Young riders engage in a little horseplay

Alternative events offer a reprieve from head-to-head competition.
LISBON -- During a stressful week of contests at the Columbiana County Fair, the young horseback-riding competitors need a break.
That's where the versatility competition comes into play.
"This is just for fun," said Mariel Montoney, a versatility competitor.
This is the first time the Columbiana County Fair has offered the versatility competition, Mariel's mother, Judy, said.
"There are no points, no pressure, no ribbons," Judy said. "This is basically practice."
Four divisions: During the versatility competition, riders ages 9 through 18 compete in four divisions -- showmanship, English equitation, Western horsemanship and barrels. The competitors are given 10 minutes and two helpers to change clothes and tack between each division. They cannot leave the ring, which makes the competition that much more interesting.
UShowmanship: Competitors lead their horses, directing them to walk, back up and trot. As the judge walked around the horse examining the horse's position and form, the competitor changed positions accordingly.
"There's an etiquette to it," Judy Montoney explained. "Of course, a smile is important."
UEnglish Equitation: Competitors dressed in English riding gear, wearing dark hunt coats, tight breeches, felt riding hats and knee-high black boots. Trotting in a figure-eight pattern, riders concentrated on posting, rising in their saddles, as the horses' shoulder toward the fence stepped forward. The judge watched the position of each rider's body and the execution of the circular pattern. Then the competitors circled the ring, walking, trotting and reversing at the judge's instruction.
UWestern Horsemanship: Competitors changed their horses' small, lightweight English riding gear to heavy, ornamented Western saddles and bridles. Suede fringes, chaps, sequin vests, cowboy hats, spurs and tassels replaced the conservative English-style outfits. Competitors walked, trotted and loped with their horses, and the judge looked for the riders' straight posture and handling of the horse.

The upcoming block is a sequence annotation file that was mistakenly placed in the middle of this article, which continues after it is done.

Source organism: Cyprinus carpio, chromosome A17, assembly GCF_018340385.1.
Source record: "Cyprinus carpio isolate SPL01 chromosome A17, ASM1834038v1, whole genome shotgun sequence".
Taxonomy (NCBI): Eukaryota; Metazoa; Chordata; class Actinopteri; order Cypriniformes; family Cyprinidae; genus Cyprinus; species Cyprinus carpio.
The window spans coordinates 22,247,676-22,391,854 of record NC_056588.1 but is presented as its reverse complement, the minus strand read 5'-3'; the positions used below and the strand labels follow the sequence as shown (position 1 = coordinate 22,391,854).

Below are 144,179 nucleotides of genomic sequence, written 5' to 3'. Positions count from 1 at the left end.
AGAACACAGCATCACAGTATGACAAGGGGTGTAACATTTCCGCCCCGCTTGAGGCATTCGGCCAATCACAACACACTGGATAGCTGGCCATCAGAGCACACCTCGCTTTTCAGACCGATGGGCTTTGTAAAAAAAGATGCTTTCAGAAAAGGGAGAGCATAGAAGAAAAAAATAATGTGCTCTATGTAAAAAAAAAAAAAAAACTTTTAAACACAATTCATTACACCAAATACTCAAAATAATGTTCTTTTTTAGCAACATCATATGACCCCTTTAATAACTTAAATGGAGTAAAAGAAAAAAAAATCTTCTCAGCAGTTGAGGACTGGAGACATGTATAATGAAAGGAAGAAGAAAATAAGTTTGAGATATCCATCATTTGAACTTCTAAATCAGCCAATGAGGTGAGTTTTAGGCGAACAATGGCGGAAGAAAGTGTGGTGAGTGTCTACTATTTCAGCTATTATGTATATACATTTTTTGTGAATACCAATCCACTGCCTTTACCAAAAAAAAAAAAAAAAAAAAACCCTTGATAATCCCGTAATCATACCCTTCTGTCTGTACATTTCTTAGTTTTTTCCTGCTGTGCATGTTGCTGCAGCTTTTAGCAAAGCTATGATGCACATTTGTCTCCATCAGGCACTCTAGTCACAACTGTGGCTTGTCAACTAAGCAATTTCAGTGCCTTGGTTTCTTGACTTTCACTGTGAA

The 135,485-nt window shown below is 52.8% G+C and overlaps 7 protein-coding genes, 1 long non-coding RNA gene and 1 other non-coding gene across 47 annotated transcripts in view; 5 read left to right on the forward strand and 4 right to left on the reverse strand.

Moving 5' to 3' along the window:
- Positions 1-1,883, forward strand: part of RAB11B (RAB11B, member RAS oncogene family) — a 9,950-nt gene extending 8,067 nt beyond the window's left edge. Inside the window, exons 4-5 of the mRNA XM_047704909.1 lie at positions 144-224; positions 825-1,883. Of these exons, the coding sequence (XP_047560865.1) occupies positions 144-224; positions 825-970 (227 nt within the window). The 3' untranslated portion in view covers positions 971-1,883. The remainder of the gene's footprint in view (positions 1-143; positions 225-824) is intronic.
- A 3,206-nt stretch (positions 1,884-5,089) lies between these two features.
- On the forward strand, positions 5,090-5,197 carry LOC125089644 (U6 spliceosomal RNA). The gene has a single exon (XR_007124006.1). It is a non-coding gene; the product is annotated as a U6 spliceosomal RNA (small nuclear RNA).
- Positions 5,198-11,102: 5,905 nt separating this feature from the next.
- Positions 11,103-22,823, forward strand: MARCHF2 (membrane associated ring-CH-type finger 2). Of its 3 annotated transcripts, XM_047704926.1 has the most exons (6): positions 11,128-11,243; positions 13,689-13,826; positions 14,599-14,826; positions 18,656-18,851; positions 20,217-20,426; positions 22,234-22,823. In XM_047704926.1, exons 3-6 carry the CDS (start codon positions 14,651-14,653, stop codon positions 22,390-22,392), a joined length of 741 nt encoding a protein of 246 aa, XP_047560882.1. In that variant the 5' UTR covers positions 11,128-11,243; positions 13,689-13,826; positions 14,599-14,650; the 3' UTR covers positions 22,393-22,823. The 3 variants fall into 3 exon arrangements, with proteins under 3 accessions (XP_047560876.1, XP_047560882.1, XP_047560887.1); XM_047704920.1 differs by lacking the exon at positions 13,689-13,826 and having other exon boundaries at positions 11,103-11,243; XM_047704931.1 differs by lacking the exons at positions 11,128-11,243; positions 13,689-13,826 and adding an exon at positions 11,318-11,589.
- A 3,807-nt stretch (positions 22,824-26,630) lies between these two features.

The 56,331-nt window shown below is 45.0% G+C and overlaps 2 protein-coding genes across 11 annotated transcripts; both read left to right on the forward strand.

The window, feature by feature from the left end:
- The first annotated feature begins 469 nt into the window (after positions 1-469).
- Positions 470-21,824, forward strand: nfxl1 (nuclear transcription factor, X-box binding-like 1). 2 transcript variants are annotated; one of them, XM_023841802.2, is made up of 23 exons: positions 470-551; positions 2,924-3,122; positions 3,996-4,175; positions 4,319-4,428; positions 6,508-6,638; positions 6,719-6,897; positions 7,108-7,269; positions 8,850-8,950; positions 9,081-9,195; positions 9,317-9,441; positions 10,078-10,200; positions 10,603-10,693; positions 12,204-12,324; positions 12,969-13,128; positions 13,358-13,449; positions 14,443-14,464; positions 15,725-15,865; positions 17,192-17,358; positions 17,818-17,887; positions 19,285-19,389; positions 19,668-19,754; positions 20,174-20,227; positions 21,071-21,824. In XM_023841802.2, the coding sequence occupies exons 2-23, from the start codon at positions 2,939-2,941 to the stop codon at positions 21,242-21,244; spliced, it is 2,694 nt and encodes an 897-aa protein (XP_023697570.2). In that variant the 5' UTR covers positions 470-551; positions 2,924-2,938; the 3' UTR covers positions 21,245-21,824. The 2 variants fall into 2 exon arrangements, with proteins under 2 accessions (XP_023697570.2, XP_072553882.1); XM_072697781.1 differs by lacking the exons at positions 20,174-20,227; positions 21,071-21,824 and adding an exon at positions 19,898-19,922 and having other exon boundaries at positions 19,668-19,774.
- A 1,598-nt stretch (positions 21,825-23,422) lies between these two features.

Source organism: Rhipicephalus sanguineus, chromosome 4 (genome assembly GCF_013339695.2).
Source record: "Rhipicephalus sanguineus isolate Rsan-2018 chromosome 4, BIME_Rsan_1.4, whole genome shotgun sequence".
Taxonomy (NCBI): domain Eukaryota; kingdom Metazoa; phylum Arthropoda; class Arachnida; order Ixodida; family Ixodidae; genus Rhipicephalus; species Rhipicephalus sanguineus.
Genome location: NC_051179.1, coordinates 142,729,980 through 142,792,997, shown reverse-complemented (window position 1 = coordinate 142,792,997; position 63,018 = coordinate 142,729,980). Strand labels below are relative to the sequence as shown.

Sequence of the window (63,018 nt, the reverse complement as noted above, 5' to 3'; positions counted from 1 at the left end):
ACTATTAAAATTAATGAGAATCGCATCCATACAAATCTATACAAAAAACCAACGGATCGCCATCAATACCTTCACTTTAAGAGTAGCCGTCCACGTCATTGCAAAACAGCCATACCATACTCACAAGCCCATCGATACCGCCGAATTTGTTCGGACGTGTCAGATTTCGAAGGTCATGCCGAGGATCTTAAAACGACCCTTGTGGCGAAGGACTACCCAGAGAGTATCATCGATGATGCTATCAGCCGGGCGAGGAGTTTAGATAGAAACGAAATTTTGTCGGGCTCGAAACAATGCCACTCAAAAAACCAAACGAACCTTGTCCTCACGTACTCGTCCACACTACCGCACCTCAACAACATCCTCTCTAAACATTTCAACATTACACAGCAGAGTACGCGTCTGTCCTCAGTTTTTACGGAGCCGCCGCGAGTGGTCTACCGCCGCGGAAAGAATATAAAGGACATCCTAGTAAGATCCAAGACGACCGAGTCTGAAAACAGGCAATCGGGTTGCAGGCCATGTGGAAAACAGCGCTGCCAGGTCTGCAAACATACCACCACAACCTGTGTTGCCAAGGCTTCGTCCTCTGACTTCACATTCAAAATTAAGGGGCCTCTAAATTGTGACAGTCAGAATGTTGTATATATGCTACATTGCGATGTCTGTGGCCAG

UBarrels: After keeping the horse under tight control for the first three rounds, competitors loosened the reins and raced against the clock.
"For the kids, the barrel racing is fun," Montoney said.
For the contest horses, barrels were all in a day's work, but for the pleasure horses, barrel riding was a whole new ball game.
"It's so hard to do both," Montoney said. "It's hard for a pleasure horse that cross trains to maintain composure during the show."
How she did: After the barrel event, the places were announced. Mariel placed 10th out of 15, but she wasn't disappointed.
"I've never done this before," she said has she fondly patted her horse Jack. "He likes to run, and he doesn't get to run because I have to slow him down."
The 14-year-old from New Waterford will compete in other riding events Saturday. She's especially looking forward to the trails competition, an obstacle course on horseback.
"He likes it better, too," she said of Jack. "That's his best class."
In their blood: Mariel is the youngest of four daughtersall of whom used to ride. Her mother used to be a jockey and now trains race horses.
"I've been riding since I was like 1," Mariel said, adding that she plans on continuing the pastime.
A sophomore at Crestview High School, she participates in volleyball and cheerleading, but riding is her favorite activity.
"It's different than most sports," she said. "It's individual competition."

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